Delphinus or the Dolphin is a small constellation in the northern hemisphere. It was created by the Greek astronomer Ptolemy in the 2nd century. In Greek mythology, Delphinus is identified with the dolphin that helped the god Poseidon win over Amphitrite, a Nereid who had been fleeing from his advances. The dolphin was able to change her mind and, out of gratitude, Poseidon placed its image in the sky. In another tale, Delphinus is associated with the dolphin who saved the life of the Greek poet Arion of Lesbos. Arion was returning home with the fortune he had amassed on his travels and the crew of the ship started plotting to kill him and steal the fortune. Faced with death, his last wish was to sing a dirge. As he sang, he jumped into the sea and was saved by a dolphin which had been enchanted by his music. The Arabs called the constellation Al Ka'ud ("the Riding Camel"), while Indians also associate it with a dolphin.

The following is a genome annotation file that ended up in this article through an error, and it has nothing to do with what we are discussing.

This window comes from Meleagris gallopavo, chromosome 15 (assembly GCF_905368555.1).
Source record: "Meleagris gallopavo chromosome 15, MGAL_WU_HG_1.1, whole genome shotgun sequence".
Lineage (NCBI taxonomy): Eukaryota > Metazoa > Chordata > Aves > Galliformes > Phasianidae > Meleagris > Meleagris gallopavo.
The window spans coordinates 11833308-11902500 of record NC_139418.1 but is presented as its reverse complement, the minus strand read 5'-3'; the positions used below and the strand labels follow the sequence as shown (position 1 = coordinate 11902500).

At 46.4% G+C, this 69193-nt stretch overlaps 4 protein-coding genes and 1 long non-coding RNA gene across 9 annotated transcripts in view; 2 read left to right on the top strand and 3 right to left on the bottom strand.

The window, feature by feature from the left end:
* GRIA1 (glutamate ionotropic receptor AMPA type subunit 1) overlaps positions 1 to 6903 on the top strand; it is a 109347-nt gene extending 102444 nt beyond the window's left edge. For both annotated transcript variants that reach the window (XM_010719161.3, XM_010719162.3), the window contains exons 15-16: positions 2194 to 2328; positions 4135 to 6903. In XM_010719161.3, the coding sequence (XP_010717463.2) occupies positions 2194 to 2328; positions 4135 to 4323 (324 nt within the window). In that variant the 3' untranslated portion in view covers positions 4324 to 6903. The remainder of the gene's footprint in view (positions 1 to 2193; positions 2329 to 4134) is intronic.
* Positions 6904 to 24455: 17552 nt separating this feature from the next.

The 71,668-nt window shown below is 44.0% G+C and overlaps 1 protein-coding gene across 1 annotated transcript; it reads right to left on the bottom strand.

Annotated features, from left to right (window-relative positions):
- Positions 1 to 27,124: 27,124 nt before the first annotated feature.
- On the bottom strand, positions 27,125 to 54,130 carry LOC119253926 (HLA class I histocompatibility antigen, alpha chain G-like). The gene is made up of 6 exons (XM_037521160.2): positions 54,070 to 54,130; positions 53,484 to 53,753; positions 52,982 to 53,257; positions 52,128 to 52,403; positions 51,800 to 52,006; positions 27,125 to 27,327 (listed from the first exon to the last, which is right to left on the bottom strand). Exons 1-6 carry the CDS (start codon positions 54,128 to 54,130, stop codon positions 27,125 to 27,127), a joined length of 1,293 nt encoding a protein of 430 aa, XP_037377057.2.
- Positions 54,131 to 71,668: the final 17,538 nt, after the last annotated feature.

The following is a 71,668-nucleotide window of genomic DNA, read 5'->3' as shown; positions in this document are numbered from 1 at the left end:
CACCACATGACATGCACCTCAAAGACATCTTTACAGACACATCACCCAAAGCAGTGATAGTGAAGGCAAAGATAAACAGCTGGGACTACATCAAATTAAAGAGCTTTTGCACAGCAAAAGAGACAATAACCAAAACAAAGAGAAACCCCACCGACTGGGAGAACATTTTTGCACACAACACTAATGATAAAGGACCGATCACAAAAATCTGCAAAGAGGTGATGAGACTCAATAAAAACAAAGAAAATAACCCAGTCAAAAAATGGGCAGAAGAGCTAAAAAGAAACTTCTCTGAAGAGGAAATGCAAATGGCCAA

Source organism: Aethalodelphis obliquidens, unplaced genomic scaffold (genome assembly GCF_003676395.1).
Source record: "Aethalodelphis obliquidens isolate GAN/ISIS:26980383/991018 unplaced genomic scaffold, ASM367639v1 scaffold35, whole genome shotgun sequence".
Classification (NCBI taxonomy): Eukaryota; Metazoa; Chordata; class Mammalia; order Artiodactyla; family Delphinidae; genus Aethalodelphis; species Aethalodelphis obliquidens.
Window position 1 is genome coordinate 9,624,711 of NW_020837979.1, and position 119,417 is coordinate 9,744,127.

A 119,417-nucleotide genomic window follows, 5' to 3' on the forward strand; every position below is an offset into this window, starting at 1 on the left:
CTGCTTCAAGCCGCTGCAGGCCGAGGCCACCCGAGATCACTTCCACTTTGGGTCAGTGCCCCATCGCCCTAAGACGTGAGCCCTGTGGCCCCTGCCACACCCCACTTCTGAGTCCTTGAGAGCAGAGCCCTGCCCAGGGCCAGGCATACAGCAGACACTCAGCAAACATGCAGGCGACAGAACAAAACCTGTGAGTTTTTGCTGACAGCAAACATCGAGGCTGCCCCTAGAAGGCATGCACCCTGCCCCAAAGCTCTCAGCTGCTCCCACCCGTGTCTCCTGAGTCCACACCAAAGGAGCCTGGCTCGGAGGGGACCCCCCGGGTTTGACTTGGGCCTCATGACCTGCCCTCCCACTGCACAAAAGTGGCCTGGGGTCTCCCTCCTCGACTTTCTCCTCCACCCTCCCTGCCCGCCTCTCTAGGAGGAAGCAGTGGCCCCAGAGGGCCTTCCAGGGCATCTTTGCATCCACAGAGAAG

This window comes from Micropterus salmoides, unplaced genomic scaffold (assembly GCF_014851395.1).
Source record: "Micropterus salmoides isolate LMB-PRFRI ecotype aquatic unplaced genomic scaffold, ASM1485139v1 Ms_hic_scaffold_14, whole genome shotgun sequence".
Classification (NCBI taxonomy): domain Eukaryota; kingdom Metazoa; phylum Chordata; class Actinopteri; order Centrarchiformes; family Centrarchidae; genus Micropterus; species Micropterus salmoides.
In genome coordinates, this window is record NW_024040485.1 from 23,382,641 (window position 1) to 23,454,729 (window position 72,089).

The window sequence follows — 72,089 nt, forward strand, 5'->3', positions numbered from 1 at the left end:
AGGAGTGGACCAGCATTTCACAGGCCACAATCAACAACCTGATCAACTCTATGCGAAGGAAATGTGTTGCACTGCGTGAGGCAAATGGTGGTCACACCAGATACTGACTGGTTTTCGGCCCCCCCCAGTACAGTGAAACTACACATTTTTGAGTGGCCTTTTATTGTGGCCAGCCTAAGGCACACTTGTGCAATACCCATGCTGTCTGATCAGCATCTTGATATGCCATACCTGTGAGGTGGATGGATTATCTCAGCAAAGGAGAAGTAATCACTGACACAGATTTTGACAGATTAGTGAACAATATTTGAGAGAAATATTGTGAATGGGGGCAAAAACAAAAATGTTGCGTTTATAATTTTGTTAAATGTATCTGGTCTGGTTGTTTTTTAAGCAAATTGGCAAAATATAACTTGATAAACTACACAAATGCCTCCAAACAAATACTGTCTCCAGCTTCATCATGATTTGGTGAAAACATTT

The constellation Delphinus occupies an area of 189 square degrees and contains four stars with known planets. It lies near the celestial equator and can be seen at latitudes between +90° and -70°. It is best visible at 9 p.m. during the month of October.